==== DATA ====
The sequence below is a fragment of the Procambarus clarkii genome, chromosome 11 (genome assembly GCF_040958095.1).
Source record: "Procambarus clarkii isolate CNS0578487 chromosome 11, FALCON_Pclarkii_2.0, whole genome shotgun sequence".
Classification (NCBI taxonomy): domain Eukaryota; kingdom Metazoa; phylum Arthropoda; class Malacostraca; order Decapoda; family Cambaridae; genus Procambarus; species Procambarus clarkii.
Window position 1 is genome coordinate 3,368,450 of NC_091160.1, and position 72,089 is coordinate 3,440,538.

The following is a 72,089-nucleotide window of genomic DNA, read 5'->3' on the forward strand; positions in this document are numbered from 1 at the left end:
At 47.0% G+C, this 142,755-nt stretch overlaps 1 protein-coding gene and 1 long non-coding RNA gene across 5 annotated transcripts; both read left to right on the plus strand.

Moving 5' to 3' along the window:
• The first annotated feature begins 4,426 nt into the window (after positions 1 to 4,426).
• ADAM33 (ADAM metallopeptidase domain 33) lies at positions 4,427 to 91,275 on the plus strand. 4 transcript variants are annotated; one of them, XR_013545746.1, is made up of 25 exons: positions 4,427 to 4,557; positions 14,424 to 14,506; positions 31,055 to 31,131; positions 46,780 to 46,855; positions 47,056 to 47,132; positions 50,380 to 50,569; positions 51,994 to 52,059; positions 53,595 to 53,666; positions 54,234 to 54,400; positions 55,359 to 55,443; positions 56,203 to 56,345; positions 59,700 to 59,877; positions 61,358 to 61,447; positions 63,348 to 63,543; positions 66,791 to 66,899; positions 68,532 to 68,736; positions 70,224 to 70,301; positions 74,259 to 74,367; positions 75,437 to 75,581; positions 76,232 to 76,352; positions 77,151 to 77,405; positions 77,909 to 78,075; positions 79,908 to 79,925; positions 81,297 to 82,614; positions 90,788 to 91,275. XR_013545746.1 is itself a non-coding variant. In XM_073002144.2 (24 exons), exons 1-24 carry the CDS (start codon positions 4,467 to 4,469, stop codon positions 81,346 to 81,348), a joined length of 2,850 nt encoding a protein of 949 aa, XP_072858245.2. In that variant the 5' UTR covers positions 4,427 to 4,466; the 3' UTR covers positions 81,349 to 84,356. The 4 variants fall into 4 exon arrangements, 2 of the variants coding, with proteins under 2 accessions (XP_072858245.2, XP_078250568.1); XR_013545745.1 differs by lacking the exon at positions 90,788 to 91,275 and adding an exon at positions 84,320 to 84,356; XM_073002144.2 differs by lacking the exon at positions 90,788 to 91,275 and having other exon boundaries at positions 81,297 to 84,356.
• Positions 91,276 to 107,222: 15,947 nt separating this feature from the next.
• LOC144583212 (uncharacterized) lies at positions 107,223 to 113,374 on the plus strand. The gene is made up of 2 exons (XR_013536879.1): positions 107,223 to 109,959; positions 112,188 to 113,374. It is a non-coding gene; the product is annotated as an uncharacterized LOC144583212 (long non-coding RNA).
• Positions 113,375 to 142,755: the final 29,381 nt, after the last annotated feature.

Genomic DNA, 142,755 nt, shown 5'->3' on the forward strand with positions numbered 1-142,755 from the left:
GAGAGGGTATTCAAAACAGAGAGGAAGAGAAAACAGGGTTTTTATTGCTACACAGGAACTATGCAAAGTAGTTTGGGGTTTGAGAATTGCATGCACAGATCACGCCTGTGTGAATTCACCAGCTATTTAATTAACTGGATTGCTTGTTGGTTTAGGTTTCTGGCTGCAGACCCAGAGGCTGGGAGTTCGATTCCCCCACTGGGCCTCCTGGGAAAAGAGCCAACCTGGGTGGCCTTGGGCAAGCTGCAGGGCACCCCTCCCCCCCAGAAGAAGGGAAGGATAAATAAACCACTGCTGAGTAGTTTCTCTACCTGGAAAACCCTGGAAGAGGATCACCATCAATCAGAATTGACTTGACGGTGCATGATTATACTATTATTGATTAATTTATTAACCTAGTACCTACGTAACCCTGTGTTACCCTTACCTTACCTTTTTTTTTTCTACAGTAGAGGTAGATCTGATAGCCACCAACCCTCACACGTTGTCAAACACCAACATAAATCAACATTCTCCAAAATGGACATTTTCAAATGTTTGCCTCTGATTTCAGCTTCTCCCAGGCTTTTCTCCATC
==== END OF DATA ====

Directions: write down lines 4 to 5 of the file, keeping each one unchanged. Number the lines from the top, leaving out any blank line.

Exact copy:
Window position 1 is genome coordinate 3,368,450 of NC_091160.1, and position 72,089 is coordinate 3,440,538.

The following is a 72,089-nucleotide window of genomic DNA, read 5'->3' on the forward strand; positions in this document are numbered from 1 at the left end: